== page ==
More working Americans – particularly young Americans – are upping their retirement contributions than were last year, finds a new report from Bankrate.com. The survey of more than 1,000 US adults indicates that 23% of respondents have stepped up their contributions this year compared to last.
That figures to be the largest share upping their contributions in the survey’s 6-year history, per the report.
By comparison, fewer (16%) are reducing their contributions. The report notes that 5% aren’t contributing at all to retirement savings, with that figure halved from 2015.
Retirement Contribution Trends, by Demographic Group
Millennials (18-36) are the generation most likely to be upping their contributions, per the report, with 27% of workers of that age reporting an increase (up from 20% last year).
This comes at a time in which reports are indicating that Millennials are cutting back on their spending on discretionary items and have shifted from a spending to a saving mindset.
Meanwhile, a MarketingCharts research report on Marketing Financial Services to Millennials found that not having enough saved to retire is one of Millennials’ chief financial worries.
Younger groups are the most likely to be increasing than decreasing their contributions, with all brackets under the age of 63 doing so. Older workers are more likely to be reining in than upping their contributions, the survey found.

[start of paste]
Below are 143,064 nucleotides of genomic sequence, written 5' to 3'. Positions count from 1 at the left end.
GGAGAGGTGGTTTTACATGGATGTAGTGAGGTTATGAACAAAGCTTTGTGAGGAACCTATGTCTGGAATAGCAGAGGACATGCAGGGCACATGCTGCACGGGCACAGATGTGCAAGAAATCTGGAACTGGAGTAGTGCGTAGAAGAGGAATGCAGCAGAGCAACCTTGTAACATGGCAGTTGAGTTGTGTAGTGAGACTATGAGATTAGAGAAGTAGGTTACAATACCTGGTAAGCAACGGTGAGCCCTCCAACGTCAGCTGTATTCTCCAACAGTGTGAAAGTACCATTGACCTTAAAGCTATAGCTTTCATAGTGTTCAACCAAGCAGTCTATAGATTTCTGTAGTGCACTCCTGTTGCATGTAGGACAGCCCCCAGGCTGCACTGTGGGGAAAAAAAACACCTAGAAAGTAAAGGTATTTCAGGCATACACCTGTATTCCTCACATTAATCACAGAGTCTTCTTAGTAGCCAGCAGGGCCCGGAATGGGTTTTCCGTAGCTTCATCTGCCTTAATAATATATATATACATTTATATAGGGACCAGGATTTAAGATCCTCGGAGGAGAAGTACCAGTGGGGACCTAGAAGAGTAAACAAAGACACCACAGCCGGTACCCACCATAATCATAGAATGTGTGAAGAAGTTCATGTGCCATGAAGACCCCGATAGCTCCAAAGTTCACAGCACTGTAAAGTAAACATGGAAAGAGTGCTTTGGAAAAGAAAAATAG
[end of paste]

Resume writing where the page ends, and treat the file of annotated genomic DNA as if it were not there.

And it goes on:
Previous research from Ipsos has found that Americans ages 45-65 are confident about being financially secure in retirement: 77% believe they would be fine without family financial assistance and only about one-third of respondents feel that they would need to downgrade living conditions or take on an additional job to help pay for expenses.
Returning to the Bankrate.com survey, workers with a household income (HHI) of at least $50k are 50% more likely to be increasing their contributions than those with an HHI less than that (27% and 18%, respectively).
That’s likely due to means – which also figures into spending patterns. Recent data from Gallup, for example, indicates that higher-income households ($90k+) spend more than twice as much daily on discretionary items than do households with income below that threshold.
About the Data: The Bankrate.com survey was conducted by Princeton Survey Research Associates International (PSRAI), which conducted telephone interviews with a nationally representative sample of 1,002 adults living in the continental United States from August 3-6, 2017.